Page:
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A study in 2 Peter 1:5-11 (1b): Adding to our faith

A study in 2 Peter 1:5-11 (1b): Adding to our faith

This is a study on 2 Peter 1:5-11 by Martyn McGeown. Previous article in the series: A study in 2 Peter 1:5-11 (1a): Adding to our faith.

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#2 The Necessary Addition
After introducing faith, then, the apostle Peter writes, “And beside this, giving all diligence, add to your faith virtue, etc.” We could translate it this way: “And for this very reason, or exactly because of this.” Exactly because our whole salvation is found in Christ, and exactly because our whole salvation is received by faith alone without faith’s works, and exactly because by faith alone God has given us everything that pertains to life and godliness, add to your faith virtue, etc.

That brings us to the exhortation: “Add to your faith.” The verb translated as “add” is rarely used in the New Testament. It always includes the idea of generosity so that to add to or supply lavishly or abundantly is a good translation. We often think of “add” in terms of increasing the size or quantity of something in order to make it bigger or larger. That is what addition is in mathematics: you add one number to another. In Matthew 6:27 Jesus asks, “Which of you by taking thought can add one cubit to his stature?” In Acts 5:14 we read “And believers were added to the Lord, multitudes both of men and women.” If that were the meaning, the exhortation would be this: “Increase your faith by adding these extra components to it.” But these things are not components of faith: virtue, knowledge, temperance, patience, godliness, brotherly kindness, and charity are not components of faith. Instead, the meaning is similar to passages such as Titus 2:10: “showing all good fidelity, that they may adorn the doctrine of God our Savior in all things.” Virtue, knowledge, temperance, patience, godliness, brotherly kindness, and charity do not add anything to the doctrine of God, but they adorn it, they decorate it, and they make it beautiful in the sight of others. Thus, they bring glory to God. Similarly, when we adorn our faith with virtue, knowledge, temperance, patience, godliness, brotherly kindness, and charity, God’s glory shines. “Let your light so shine before men, that they may see your good works—we might add, that they may see your virtue, knowledge, temperance, patience, godliness, brotherly kindness, and charity—and glorify your Father which is in heaven” (Matt. 5:16).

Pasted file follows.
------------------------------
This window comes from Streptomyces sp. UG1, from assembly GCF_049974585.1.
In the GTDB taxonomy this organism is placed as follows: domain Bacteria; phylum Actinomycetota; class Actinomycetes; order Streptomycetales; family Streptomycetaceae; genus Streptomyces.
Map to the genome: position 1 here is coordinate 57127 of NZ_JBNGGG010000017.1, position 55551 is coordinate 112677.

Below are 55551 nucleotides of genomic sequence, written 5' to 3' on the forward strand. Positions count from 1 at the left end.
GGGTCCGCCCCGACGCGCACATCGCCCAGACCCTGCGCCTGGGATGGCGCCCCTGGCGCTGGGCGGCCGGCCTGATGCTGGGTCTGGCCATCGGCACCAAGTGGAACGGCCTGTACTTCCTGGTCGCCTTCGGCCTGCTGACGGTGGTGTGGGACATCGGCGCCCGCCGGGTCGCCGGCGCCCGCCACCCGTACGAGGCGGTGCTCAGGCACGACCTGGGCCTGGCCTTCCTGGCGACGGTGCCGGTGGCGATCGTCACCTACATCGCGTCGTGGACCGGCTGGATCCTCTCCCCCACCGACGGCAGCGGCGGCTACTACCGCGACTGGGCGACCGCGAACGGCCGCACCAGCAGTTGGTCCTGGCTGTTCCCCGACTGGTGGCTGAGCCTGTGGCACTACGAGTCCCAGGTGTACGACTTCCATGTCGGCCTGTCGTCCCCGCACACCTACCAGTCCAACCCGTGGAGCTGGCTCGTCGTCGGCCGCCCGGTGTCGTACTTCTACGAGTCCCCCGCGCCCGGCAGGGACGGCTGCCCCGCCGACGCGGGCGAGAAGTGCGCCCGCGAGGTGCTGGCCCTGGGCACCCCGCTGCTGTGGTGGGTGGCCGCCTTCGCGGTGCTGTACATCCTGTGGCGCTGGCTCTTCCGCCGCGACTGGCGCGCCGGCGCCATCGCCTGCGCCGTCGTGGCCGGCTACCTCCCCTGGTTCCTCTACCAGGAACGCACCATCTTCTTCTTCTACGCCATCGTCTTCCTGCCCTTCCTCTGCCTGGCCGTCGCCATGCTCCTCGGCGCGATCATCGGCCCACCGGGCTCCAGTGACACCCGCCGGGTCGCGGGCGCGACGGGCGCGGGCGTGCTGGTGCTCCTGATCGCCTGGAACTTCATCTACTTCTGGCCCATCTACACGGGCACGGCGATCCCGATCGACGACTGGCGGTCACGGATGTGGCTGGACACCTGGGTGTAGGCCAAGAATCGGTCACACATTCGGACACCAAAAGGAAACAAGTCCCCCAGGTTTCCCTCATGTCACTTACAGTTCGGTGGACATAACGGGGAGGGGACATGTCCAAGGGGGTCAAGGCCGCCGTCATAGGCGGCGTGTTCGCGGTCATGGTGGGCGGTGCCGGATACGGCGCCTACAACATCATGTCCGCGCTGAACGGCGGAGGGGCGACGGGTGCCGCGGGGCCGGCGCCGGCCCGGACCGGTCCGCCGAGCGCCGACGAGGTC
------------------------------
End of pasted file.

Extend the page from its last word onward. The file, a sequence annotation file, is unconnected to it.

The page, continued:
In fact, this verb “add” comes from the world of music—the world of choirs or orchestras. A wealthy person who supports music, a patron of the arts, generously supplies the needs for a musical performance: a choir concert or an orchestra. Thus he adds singers, musicians, musical instruments, and whatever else is necessary to give a great performance.

In addition, we should take note of the preposition “to” in these verses “Add to your faith virtue, and to virtue knowledge, and to knowledge temperance, etc.” The Greek preposition that the apostle used is “in.” “In” has many meanings, but the best option here is “in connection with.” Thus a chain of virtues flows from faith: virtue in connection with faith; knowledge in connection with virtue; temperance in connection with knowledge, etc. Each of these links is necessary; none of them may be neglected. To omit one of them is like having a choir without alto, tenor, soprano, or bass; or an orchestra without woodwind, brass, strings, or percussion. Each voice and each instrument contributes to the harmony.

Perhaps, then, we can capture the meaning like this: “And for this very reason, making every effort, supply your orchestra or your choir generously or lavishy: in connection with your faith, supply virtue; and in connection with virtue, supply knowledge; and in connection with knowledge, supply temperance; and in connection with temperance, supply patience; and in connection with patience, supply godliness; and in connection with godliness, supply brotherly kindness; and in connection with brotherly kindness, supply charity.” Supply all these things generously, and your chorus/orchestra will be harmonious. Neglect them, and you will make a discordant, even obnoxious, sound.

#3 A Beautiful Chorus